The work of feminist writer, film critic, LGBT activist, and UC Santa Cruz professor of film and digital media B. Ruby Rich will be celebrated this week at the Barbican Centre in London.
Titled Being Ruby Rich, the four-day event will pay tribute to Rich’s work through multiple film screenings and panel discussions. Rich will also deliver the keynote address.
The event is the brainchild of Selina Robertson and Sophie Mayer of Club des Femmes, now celebrating 10 years of organizing feminist/queer film events in London.
“They are amazing women,” said Rich. “I did not know them, never met them before, but was amazed by Mayer's book, Political Animals, a fierce shout-out to feminist filmmaking today. It's been a huge pleasure and honor.”
During her visit to London, Rich will also attend a one-day symposium in her honor titled Being Ruby Rich: Film Curation as Advocacy and Activism, presented by Birkbeck, University of London.
As a film critic, Rich has been a programmer and juror at major film festivals around the world and has been published in The Guardian (UK), The Village Voice, and The New York Times. She has also provided film commentary for NPR’s All Things Considered and the Criterion Collection.
In 2012, she received the Frameline Award at the 36th San Francisco International LGBT Film Festival, an honor awarded annually to a person who has made a major contribution to LGBT representation in film, television, or the media arts.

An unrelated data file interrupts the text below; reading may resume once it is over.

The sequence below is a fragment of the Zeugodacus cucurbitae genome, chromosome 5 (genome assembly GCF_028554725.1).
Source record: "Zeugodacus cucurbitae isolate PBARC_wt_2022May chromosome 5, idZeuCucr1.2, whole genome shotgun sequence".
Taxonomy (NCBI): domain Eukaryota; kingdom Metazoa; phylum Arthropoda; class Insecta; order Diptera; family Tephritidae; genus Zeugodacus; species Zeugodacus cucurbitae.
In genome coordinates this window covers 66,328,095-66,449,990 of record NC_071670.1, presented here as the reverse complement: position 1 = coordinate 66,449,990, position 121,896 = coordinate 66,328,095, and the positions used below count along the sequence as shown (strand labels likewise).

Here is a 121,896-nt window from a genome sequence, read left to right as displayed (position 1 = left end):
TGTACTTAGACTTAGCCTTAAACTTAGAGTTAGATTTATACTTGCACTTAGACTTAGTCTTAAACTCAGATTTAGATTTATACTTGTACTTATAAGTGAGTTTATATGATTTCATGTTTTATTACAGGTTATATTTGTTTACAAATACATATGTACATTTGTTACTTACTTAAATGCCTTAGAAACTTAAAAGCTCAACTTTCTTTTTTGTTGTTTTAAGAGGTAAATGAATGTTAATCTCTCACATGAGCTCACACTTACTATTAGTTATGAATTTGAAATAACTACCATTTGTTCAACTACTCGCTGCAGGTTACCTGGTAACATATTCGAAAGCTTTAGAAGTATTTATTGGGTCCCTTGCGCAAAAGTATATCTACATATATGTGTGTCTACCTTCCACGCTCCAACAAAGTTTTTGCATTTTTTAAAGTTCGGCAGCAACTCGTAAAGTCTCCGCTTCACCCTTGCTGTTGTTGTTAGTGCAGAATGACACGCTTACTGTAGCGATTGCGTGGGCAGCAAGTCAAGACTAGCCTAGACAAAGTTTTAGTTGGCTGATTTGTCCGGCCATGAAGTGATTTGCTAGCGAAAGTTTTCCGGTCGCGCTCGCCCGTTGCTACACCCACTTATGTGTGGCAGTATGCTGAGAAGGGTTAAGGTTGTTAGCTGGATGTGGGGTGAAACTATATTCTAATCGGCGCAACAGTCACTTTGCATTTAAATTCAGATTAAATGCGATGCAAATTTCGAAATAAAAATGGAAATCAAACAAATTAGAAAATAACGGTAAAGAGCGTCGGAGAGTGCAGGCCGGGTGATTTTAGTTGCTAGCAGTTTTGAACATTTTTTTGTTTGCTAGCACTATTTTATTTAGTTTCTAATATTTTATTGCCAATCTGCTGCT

In a recent interview with Sophie Mayer, Rich explained what first drew her to film and feminism.
“Film for me was a zone of sociality, a place as much as an idea, a way to constitute community,” said Rich. “When the women’s movement began to flourish and I was swept up into the planning of a women’s film festival, cinema in a way became my gateway drug into feminism. And there was no turning back: from then on, those worlds definitely began to blur and merge and influence each other so much they became inseparable.”
Rich also spoke with Mayer about the current need for a “cinema of urgency.”
“New times demand new visions,” Rich noted. “We need new film languages and rhetorics. I think film is really lagging behind, actually--it needs to be addressing the issues in people’s lives, the changing oppressions as well as the changing dreams and ambitions. And there needs to be a shift of style and way of engaging audiences. People are in need and audiences are ready for change. Can’t all happen at the polling places!”
Rich is the author of several books on film, including New Queer Cinema: The Director's Cut, and Chick Flicks: Theories and Memories of the Feminist Film Movement.
She is also the editor of Film Quarterly, the academic film journal of the University of California Press. Established in 1958, the peer-reviewed journal examines all aspects of film history, film theory, and the impact of film, video and television on culture and society.
- By Scott Rappaport